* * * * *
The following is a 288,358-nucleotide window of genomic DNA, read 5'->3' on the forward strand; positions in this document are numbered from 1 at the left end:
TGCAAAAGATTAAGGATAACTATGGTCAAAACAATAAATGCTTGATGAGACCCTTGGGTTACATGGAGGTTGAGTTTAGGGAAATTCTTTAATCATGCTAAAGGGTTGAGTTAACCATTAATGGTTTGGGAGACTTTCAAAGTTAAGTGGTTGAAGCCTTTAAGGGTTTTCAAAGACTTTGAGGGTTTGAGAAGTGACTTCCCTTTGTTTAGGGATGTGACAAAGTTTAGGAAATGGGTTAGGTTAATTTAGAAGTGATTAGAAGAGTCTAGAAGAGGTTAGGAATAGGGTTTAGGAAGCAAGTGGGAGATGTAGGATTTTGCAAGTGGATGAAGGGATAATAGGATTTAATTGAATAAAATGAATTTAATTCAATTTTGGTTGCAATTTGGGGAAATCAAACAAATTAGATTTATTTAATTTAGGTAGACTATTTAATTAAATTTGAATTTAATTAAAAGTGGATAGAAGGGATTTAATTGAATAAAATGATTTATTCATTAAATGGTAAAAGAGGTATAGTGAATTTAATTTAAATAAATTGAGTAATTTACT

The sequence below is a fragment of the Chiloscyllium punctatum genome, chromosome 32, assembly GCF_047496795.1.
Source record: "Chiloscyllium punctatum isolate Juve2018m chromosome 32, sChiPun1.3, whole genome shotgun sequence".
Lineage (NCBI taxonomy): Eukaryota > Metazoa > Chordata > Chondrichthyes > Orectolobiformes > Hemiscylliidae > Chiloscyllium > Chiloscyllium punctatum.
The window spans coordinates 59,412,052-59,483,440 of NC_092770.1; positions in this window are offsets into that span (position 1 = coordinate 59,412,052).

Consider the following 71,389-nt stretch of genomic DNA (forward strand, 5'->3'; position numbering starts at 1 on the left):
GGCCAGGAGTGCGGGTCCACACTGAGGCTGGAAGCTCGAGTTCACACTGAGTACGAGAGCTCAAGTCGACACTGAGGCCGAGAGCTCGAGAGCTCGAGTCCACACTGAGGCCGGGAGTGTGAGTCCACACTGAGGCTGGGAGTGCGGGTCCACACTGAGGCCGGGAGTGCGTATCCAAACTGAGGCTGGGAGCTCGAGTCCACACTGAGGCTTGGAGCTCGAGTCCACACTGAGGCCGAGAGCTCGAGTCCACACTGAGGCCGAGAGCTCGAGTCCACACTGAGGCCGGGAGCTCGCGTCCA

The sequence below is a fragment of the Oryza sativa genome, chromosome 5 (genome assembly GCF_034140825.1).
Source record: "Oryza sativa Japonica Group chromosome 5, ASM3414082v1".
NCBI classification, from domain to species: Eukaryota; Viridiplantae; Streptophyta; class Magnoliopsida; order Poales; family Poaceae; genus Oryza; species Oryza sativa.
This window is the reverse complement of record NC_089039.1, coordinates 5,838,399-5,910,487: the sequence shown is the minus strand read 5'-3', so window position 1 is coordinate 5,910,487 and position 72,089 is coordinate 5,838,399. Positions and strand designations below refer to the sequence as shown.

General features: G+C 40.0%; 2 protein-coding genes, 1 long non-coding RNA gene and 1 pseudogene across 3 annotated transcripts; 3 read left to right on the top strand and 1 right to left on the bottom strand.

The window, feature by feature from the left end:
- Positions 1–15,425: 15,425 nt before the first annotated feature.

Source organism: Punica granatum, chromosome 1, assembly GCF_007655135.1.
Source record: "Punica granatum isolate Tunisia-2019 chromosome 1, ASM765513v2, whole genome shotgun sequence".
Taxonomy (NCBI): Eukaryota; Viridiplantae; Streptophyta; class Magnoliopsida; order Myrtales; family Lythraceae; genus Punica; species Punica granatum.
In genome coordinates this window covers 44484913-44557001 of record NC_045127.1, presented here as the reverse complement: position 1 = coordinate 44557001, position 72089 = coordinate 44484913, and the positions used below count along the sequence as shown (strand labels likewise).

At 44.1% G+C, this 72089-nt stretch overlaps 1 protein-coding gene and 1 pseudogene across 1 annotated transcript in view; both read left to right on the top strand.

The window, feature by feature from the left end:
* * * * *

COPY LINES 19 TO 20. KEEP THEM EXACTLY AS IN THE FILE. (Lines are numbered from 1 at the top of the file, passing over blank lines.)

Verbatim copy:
In genome coordinates this window covers 44484913-44557001 of record NC_045127.1, presented here as the reverse complement: position 1 = coordinate 44557001, position 72089 = coordinate 44484913, and the positions used below count along the sequence as shown (strand labels likewise).

At 44.1% G+C, this 72089-nt stretch overlaps 1 protein-coding gene and 1 pseudogene across 1 annotated transcript in view; both read left to right on the top strand.